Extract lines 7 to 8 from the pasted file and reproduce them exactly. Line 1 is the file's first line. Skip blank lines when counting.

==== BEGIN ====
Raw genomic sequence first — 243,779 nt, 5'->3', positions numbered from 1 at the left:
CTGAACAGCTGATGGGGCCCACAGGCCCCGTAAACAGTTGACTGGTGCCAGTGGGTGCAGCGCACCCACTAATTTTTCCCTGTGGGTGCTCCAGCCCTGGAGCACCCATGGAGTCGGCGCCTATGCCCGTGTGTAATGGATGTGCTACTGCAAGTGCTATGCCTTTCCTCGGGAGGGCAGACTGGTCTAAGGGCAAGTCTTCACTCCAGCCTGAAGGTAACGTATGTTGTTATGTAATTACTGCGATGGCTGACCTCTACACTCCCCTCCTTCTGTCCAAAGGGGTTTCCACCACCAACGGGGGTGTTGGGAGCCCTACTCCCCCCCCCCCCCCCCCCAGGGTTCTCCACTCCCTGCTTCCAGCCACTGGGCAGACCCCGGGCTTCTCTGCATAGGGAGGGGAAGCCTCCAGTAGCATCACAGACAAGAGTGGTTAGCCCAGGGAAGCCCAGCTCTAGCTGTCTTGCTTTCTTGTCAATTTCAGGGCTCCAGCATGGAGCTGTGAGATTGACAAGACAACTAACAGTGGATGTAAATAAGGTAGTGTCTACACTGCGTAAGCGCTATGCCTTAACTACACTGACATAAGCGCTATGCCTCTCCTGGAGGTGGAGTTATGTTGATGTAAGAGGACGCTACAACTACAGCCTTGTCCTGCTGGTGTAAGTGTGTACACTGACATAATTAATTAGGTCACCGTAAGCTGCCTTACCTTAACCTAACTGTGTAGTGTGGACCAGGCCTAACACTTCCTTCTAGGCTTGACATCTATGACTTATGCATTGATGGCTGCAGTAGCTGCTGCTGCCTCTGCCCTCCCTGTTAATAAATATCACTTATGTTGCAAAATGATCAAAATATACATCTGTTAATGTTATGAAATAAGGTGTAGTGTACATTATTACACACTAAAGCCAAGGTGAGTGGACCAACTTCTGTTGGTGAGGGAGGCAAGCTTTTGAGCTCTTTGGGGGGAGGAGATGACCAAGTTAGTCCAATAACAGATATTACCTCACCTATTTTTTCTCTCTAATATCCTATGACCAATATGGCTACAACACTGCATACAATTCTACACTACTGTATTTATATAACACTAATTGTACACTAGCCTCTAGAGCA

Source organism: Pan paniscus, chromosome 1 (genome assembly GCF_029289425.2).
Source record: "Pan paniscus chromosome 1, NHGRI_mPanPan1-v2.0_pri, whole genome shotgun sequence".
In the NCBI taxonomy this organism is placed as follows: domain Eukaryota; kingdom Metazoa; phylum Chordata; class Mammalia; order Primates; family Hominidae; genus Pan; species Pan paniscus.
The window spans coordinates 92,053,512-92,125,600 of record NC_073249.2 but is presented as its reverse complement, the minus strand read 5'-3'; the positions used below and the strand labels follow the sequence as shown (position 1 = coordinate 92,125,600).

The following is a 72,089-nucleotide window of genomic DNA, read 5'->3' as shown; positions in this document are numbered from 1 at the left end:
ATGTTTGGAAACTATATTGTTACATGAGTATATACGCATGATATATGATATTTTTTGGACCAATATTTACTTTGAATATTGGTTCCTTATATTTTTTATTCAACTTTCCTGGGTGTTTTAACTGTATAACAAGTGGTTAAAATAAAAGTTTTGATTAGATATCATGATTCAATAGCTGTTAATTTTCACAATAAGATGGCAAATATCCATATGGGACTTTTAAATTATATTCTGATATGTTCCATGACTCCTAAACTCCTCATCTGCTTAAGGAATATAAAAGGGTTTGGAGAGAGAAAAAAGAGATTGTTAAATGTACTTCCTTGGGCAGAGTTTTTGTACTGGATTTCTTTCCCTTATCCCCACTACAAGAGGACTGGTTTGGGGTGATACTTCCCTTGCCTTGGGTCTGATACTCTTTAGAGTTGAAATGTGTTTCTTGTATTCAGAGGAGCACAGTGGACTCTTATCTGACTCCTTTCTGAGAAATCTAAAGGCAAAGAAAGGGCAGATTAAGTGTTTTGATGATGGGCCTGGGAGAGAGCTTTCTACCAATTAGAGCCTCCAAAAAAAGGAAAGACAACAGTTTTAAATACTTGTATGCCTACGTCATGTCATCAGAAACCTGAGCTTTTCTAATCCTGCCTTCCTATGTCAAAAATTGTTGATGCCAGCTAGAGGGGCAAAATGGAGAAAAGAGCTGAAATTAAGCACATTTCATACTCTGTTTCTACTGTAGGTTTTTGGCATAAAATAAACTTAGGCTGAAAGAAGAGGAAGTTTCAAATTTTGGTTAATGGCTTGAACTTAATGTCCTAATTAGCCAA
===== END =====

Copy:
The following is a 72,089-nucleotide window of genomic DNA, read 5'->3' as shown; positions in this document are numbered from 1 at the left end:
ATGTTTGGAAACTATATTGTTACATGAGTATATACGCATGATATATGATATTTTTTGGACCAATATTTACTTTGAATATTGGTTCCTTATATTTTTTATTCAACTTTCCTGGGTGTTTTAACTGTATAACAAGTGGTTAAAATAAAAGTTTTGATTAGATATCATGATTCAATAGCTGTTAATTTTCACAATAAGATGGCAAATATCCATATGGGACTTTTAAATTATATTCTGATATGTTCCATGACTCCTAAACTCCTCATCTGCTTAAGGAATATAAAAGGGTTTGGAGAGAGAAAAAAGAGATTGTTAAATGTACTTCCTTGGGCAGAGTTTTTGTACTGGATTTCTTTCCCTTATCCCCACTACAAGAGGACTGGTTTGGGGTGATACTTCCCTTGCCTTGGGTCTGATACTCTTTAGAGTTGAAATGTGTTTCTTGTATTCAGAGGAGCACAGTGGACTCTTATCTGACTCCTTTCTGAGAAATCTAAAGGCAAAGAAAGGGCAGATTAAGTGTTTTGATGATGGGCCTGGGAGAGAGCTTTCTACCAATTAGAGCCTCCAAAAAAAGGAAAGACAACAGTTTTAAATACTTGTATGCCTACGTCATGTCATCAGAAACCTGAGCTTTTCTAATCCTGCCTTCCTATGTCAAAAATTGTTGATGCCAGCTAGAGGGGCAAAATGGAGAAAAGAGCTGAAATTAAGCACATTTCATACTCTGTTTCTACTGTAGGTTTTTGGCATAAAATAAACTTAGGCTGAAAGAAGAGGAAGTTTCAAATTTTGGTTAATGGCTTGAACTTAATGTCCTAATTAGCCAA